Education cuts: Damaging our children’s future

By Councillor Ruth Coppinger  PARENTS VOTING on 5 June need to factor in a huge issue that will impact their children’s future but is being largely ignored in the media. When their kids return to school in September, two to three teachers will no longer be there and their school will be thousands of euro poorer. That means bigger classes with less attention for their child and more requests from school principals for parent donations to keep schools running.

By Councillor Ruth Coppinger

 PARENTS VOTING on 5 June need to factor in a huge issue that will impact their children’s future but is being largely ignored in the media. When their kids return to school in September, two to three teachers will no longer be there and their school will be thousands of euro poorer. That means bigger classes with less attention for their child and more requests from school principals for parent donations to keep schools running.

 Greater Blanchardstown, where I represent, will lose 70 primary teachers, according to the INTO. That’s an average of three per school in the youngest and fastest growing area of the country, with large immigrant populations and big communities of lone parents. Nowhere is educational opportunity more needed. Education is one of the few proven ways to improve your chances in life but the rungs are being knocked off the ladder by this government.

Even during the boom schools were underfunded, with parents in one part of my electoral area requested to fund the heating bills in the school. Only the voluntary effort of parents and teachers has bailed out the government.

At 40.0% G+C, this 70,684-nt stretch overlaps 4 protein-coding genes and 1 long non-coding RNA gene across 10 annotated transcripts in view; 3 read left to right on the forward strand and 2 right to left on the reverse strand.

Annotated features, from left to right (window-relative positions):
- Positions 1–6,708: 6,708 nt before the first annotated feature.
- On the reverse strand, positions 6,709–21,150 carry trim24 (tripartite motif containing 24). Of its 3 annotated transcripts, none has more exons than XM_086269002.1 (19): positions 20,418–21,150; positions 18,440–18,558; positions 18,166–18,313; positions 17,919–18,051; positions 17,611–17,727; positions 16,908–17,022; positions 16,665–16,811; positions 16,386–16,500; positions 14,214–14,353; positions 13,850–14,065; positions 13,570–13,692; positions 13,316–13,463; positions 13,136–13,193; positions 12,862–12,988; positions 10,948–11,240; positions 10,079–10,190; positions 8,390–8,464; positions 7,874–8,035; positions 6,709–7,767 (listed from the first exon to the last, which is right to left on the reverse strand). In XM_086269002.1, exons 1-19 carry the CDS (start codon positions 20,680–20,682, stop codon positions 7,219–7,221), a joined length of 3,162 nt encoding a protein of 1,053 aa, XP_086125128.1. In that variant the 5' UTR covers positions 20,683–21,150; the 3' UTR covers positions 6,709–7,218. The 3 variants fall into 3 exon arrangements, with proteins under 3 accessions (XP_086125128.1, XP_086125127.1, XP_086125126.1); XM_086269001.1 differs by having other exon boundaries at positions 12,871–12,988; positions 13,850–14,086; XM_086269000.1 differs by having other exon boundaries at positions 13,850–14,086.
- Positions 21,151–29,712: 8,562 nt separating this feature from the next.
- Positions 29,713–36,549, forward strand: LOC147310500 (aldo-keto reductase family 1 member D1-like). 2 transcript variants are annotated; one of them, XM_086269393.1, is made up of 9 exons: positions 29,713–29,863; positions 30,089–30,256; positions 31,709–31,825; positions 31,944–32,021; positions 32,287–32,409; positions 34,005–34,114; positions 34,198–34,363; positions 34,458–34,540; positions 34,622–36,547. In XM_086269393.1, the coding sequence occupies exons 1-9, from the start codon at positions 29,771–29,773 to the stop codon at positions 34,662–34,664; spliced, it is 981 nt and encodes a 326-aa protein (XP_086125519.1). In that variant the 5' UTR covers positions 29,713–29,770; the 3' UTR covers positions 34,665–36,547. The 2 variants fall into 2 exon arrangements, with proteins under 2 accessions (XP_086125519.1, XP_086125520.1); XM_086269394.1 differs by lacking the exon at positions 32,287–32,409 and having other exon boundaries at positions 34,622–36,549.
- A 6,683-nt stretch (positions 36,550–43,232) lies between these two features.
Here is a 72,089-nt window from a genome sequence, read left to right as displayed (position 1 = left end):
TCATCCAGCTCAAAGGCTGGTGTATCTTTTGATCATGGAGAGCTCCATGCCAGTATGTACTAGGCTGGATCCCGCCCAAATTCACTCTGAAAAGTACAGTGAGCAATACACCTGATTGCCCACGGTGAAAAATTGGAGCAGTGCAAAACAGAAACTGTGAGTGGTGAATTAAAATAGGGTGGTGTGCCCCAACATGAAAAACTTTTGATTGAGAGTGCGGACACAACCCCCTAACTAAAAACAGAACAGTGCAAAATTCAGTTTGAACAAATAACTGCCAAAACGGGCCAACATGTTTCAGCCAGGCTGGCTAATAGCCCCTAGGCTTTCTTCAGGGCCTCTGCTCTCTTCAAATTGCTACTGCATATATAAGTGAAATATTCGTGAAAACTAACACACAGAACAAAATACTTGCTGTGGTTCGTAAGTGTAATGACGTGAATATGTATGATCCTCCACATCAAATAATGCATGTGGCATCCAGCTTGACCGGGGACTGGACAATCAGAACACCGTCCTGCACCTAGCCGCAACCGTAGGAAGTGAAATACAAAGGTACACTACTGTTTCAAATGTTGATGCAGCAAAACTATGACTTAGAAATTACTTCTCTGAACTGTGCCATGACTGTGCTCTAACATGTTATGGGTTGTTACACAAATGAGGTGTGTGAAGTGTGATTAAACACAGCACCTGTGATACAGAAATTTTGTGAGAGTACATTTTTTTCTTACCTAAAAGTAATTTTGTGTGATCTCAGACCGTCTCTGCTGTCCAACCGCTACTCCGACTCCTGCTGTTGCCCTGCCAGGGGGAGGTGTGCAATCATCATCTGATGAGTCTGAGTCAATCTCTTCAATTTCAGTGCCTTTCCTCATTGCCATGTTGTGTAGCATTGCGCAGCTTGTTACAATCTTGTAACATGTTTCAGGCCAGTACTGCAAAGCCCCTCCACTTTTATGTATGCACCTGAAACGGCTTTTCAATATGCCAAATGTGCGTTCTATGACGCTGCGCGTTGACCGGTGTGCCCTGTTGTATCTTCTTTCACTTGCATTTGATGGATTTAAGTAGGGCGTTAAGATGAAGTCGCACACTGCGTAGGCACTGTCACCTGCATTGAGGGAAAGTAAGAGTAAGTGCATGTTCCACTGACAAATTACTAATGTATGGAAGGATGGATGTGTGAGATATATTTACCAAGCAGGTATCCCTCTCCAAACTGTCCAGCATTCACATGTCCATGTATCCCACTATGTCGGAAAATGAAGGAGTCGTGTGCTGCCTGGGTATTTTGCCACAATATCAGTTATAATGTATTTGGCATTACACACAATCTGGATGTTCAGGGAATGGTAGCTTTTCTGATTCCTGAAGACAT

In the secondary sector, the average school in Dublin West has been predicted by the unions to lose 3.5 teachers and up to €20,000 in grants. Courses such as the Leaving Cert Applied, designed to retain people in school for longer, will suffer. Ordinary and Higher Level classes will have to merge and schools will have to ditch subjects. Last year in my school a French teacher had to be let go, meaning less students now study a language in the school. So-called minority subjects such as physics will inevitably go. So much for the “knowledge economy” the government wants.

 

Already students are suffering from the cuts in supervision cover, meaning less out-of-class activities can take place, such as field trips, plays, museum visits etc. These are essential for active learning and for the enjoyment of young people, but clearly the government doesn’t care. It’s lock-down and chalk and talk in the classroom.

The most vulnerable have been picked out first by the government – first the pensioners, now the young. Those with special needs will have supports taken from them. Travellers will find it harder to access schools as outreach teachers are cut.

If the media gave less coverage to attacking teachers, nurses and public sector workers and ditched their daily mantra about cutting public expenditure, then these vital issues could be highlighted and debated. Socialist Party members will remind people on the doorsteps about this burning issue that will impact on every single child in the next school term.

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